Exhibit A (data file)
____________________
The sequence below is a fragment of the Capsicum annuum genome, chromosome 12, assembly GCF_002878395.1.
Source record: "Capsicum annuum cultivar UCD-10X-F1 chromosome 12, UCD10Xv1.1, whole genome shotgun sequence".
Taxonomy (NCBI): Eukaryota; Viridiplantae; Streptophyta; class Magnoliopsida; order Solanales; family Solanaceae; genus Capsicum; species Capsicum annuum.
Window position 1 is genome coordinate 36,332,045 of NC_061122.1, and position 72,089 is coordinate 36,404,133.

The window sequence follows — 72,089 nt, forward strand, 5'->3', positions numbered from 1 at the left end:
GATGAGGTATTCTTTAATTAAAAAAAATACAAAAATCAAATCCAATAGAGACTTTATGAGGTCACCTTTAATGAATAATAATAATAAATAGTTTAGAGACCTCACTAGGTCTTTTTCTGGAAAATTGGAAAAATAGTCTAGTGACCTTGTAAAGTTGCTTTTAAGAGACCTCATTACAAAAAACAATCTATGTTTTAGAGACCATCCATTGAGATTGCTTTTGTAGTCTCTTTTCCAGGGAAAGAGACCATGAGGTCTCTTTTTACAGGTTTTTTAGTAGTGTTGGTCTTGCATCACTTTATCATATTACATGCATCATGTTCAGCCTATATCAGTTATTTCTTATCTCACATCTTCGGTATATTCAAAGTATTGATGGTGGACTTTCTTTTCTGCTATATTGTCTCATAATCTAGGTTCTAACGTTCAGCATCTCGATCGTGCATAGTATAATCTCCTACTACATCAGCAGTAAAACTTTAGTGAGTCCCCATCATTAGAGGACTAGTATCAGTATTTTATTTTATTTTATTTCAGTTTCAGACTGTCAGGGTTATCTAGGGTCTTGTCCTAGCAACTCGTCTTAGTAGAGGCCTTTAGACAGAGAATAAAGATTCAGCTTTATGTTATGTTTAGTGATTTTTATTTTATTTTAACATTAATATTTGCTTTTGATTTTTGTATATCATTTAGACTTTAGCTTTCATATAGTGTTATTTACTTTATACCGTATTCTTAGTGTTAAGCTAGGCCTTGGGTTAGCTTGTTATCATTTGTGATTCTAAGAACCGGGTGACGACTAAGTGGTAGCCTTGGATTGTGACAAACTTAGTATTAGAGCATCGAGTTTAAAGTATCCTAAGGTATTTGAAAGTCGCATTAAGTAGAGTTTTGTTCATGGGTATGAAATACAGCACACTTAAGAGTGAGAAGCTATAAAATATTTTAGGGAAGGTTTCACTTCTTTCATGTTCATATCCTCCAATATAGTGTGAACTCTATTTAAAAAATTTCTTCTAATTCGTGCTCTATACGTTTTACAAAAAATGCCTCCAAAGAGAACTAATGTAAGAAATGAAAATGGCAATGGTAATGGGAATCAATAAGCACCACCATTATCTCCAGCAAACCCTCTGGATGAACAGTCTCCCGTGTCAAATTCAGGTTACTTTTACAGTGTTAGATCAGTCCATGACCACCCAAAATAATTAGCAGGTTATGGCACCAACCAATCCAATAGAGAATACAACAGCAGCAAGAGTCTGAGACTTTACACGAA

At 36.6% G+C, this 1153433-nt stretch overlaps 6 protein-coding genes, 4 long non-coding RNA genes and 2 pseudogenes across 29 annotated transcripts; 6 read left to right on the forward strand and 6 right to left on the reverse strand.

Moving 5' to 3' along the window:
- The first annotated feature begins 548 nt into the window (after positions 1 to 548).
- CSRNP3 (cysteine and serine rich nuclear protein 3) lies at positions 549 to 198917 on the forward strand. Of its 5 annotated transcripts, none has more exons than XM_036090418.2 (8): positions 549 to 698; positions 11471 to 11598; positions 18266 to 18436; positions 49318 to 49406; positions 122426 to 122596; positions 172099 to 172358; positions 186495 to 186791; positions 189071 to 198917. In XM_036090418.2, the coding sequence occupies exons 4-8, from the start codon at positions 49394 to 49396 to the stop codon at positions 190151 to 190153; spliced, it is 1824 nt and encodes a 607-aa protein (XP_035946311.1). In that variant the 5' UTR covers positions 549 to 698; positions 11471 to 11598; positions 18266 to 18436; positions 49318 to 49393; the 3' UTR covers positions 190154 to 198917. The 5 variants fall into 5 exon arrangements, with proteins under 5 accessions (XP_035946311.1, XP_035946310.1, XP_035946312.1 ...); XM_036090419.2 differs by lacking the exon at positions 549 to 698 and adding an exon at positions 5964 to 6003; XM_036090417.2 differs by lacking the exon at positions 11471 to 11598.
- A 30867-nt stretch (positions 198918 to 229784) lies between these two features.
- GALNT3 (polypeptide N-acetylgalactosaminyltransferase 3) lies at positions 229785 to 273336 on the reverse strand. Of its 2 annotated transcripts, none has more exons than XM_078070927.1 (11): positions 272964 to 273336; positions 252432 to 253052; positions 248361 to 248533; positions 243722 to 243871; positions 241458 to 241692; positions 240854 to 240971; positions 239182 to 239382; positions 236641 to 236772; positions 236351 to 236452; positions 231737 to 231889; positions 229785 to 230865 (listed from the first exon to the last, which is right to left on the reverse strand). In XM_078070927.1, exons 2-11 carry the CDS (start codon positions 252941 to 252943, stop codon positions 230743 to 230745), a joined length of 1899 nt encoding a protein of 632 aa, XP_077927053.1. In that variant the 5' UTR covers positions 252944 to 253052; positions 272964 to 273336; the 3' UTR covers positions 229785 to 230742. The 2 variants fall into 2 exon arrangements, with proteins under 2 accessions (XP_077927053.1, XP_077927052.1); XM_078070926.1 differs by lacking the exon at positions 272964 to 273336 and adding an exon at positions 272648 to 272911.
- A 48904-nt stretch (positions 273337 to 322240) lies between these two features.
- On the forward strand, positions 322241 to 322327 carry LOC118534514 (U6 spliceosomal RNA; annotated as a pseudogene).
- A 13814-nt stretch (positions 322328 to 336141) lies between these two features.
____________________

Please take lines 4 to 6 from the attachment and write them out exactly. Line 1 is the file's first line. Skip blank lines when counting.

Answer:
Window position 1 is genome coordinate 36,332,045 of NC_061122.1, and position 72,089 is coordinate 36,404,133.

The window sequence follows — 72,089 nt, forward strand, 5'->3', positions numbered from 1 at the left end:
GATGAGGTATTCTTTAATTAAAAAAAATACAAAAATCAAATCCAATAGAGACTTTATGAGGTCACCTTTAATGAATAATAATAATAAATAGTTTAGAGACCTCACTAGGTCTTTTTCTGGAAAATTGGAAAAATAGTCTAGTGACCTTGTAAAGTTGCTTTTAAGAGACCTCATTACAAAAAACAATCTATGTTTTAGAGACCATCCATTGAGATTGCTTTTGTAGTCTCTTTTCCAGGGAAAGAGACCATGAGGTCTCTTTTTACAGGTTTTTTAGTAGTGTTGGTCTTGCATCACTTTATCATATTACATGCATCATGTTCAGCCTATATCAGTTATTTCTTATCTCACATCTTCGGTATATTCAAAGTATTGATGGTGGACTTTCTTTTCTGCTATATTGTCTCATAATCTAGGTTCTAACGTTCAGCATCTCGATCGTGCATAGTATAATCTCCTACTACATCAGCAGTAAAACTTTAGTGAGTCCCCATCATTAGAGGACTAGTATCAGTATTTTATTTTATTTTATTTCAGTTTCAGACTGTCAGGGTTATCTAGGGTCTTGTCCTAGCAACTCGTCTTAGTAGAGGCCTTTAGACAGAGAATAAAGATTCAGCTTTATGTTATGTTTAGTGATTTTTATTTTATTTTAACATTAATATTTGCTTTTGATTTTTGTATATCATTTAGACTTTAGCTTTCATATAGTGTTATTTACTTTATACCGTATTCTTAGTGTTAAGCTAGGCCTTGGGTTAGCTTGTTATCATTTGTGATTCTAAGAACCGGGTGACGACTAAGTGGTAGCCTTGGATTGTGACAAACTTAGTATTAGAGCATCGAGTTTAAAGTATCCTAAGGTATTTGAAAGTCGCATTAAGTAGAGTTTTGTTCATGGGTATGAAATACAGCACACTTAAGAGTGAGAAGCTATAAAATATTTTAGGGAAGGTTTCACTTCTTTCATGTTCATATCCTCCAATATAGTGTGAACTCTATTTAAAAAATTTCTTCTAATTCGTGCTCTATACGTTTTACAAAAAATGCCTCCAAAGAGAACTAATGTAAGAAATGAAAATGGCAATGGTAATGGGAATCAATAAGCACCACCATTATCTCCAGCAAACCCTCTGGATGAACAGTCTCCCGTGTCAAATTCAGGTTACTTTTACAGTGTTAGATCAGTCCATGACCACCCAAAATAATTAGCAGGTTATGGCACCAACCAATCCAATAGAGAATACAACAGCAGCAAGAGTCTGAGACTTTACACGAA